Most blessed life

These snippets come from Vasari’s Lives of the Artists, and describe the funeral of Michelangelo in 1564.

On the pulpit from which Varchi delivered the funeral oration, which was afterwards printed, there was no ornamentation, because, that work having been executed in bronze, with scenes in half-relief and low-relief, by the excellent Donatello, any adornment that might have been added to it would have been by a great measure less beautiful. But on the other, which is opposite to the first, although it had not yet been raised on the columns, there was a picture, four braccia in height and little more than two in width, wherein there was painted with beautiful invention and excellent design, to represent Fame, or rather, Honour, a young man in a most beautiful attitude, with a trumpet in the right hand, and with the feet planted on Time and Death, in order to show that fame and honour, in spite of death and time, preserve alive to all eternity those who have laboured valiantly in this life. This picture was by the hand of Vincenzio Danti, the sculptor of Perugia, of whom we have spoken, and will speak again elsewhere.

The church having been embellished in such a manner, adorned with lights, and filled with a countless multitude, for everyone had left every other care and flocked together to such an honourable spectacle, there entered behind the above-named Lieutenant of the Academy, accompanied by the Captain and Halberdiers of the Duke’s Guard, the Consuls and the Academicians, and, in short, all the painters, sculptors, and architects of Florence. After all these had sat down between the cata-falque and the high-altar, where they had been awaited for a good while by an infinite number of lords and gentlemen, who had been accommodated with seats according to the rank of each, there was begun a most solemn Mass for the dead, with music and ceremonies of every kind. Which finished, Varchi mounted the above-mentioned pulpit, who had never performed such an office since he did it for the most illustrious Lady Duchess of Ferrara, the daughter of Duke Cosimo; and there, with that elegance, those modes of utterance, and that voice which were the peculiar attributes of that great man in oratory, he recounted the praises and merits, life and works of the divine Michelangelo Buonarroti.

Of a truth, what great good fortune it was for Michelangelo that he did not die before our Academy was created, whereby his funeral rites were celebrated with so much honour and such magnificent and honourable pomp. So, also, it must be considered most fortunate for him that it happened that he passed from this to an eternal and most blessed life before Varchi, seeing that he could not have been extolled by any more eloquent and learned man.  That funeral oration by M. Benedetto Varchi was printed a short time afterwards, as was also, not long after that, another equally beautiful oration, likewise in praise of Michelangelo and of painting, composed by the most noble and most learned M. Leonardo Salviati, at that time a young man of about twenty-two years of age, and of a rare and happy genius in all manner of compositions, both Latin and Tuscan, as is known even now, and will be better known in the future, to all the world. And what shall I say, what can I say, that would not be too little, of the capacity, goodness, and wisdom of the very reverend Lord Lieutenant, the above-named Don Vincenzio Borghini? Save that it was with him as their chief, their guide, and their counsellor, that the eminent men of the Academy and Company of Design celebrated those obsequies; for the reason that, although each of them was competent to do much more in his art than he did, nevertheless no enterprise is ever carried to a perfect and praiseworthy end save when one single man, in the manner of an experienced pilot and captain, has authority and power over all others. And since it was not possible that the whole city should see that funeral pomp in one day, by order of the Duke it was all left standing many weeks, for the satisfaction of his people and of the foreigners who came from neighboring places to see it.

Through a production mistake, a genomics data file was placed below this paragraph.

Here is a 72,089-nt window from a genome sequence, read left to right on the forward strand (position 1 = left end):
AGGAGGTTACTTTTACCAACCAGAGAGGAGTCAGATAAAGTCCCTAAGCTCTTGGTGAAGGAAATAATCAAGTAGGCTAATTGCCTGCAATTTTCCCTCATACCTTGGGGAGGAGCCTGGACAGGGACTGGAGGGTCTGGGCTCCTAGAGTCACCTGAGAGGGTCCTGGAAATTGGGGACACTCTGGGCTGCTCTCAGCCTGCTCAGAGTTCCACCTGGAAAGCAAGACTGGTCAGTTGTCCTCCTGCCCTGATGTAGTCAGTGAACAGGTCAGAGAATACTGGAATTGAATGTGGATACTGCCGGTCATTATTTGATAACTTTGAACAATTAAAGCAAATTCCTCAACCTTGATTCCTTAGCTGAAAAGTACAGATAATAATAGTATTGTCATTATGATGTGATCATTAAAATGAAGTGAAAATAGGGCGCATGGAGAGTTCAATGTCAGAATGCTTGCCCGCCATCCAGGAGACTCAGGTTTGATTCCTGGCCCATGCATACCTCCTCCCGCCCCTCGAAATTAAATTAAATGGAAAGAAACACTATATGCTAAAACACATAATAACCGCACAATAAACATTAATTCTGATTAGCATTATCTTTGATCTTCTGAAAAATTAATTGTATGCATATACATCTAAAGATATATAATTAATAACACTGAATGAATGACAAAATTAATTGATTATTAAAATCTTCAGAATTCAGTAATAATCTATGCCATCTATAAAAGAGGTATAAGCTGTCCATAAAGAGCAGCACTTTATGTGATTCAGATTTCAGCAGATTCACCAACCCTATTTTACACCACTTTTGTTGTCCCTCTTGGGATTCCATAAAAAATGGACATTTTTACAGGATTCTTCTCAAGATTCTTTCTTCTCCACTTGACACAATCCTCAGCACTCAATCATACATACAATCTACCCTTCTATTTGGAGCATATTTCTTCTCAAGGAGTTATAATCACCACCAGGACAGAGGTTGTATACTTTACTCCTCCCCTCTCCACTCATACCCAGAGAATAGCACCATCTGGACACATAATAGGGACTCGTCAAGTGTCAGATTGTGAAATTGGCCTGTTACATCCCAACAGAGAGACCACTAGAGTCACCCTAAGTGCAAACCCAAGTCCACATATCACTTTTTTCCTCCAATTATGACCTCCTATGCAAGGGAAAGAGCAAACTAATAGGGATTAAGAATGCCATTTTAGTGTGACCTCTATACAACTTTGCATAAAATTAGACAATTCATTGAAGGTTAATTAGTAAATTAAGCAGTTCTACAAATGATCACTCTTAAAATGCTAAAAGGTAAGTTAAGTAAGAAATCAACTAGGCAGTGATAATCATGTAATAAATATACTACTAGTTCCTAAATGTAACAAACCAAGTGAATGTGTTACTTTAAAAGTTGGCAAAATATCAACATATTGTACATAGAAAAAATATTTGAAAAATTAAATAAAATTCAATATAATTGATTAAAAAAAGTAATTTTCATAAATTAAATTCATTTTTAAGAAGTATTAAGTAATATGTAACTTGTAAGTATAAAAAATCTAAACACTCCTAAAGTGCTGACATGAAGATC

We shall not give in this place the great multitude of epitaphs and verses, both Latin and Tuscan, composed by many able men in honour of Michelangelo; both because they would require a work to themselves, and because they have been written down and published by other writers elsewhere. But I will not omit to say in this last part, that after all the honours described above, the Duke ordained that an honourable place should be given to Michelangelo for his tomb in S. Croce, in which church he had purposed in his lifetime to be buried, because the sepulchre of his ancestors was there. And to Leonardo, the nephew of Michelangelo, his Excellency gave all the marbles, both white and variegated, for that tomb, which was allotted to Battista Lorenzi, an able sculptor, to execute after the design of Giorgio Vasari, together with the head of Michelangelo. And since there are to be three statues there, Painting, Sculpture, and Architecture, one of these was allotted to the above-named Battista, one to Giovanni dell’ Opera, and the last to Valerio Cioli; Florentine sculptors which statues are in process of being fashioned together with the tomb, and soon they will be seen finished and set in their places. The cost, over and above the marbles received from the Duke, has been borne by the same Leonardo Buonarroti. But his Excellency, in order not to fail in any respect in doing honor to that great man, will cause to be placed in the Duomo, as he has previously thought to do, a memorial with his name, besides the head, even as there are to be seen there the names and images of the other eminent Florentines.

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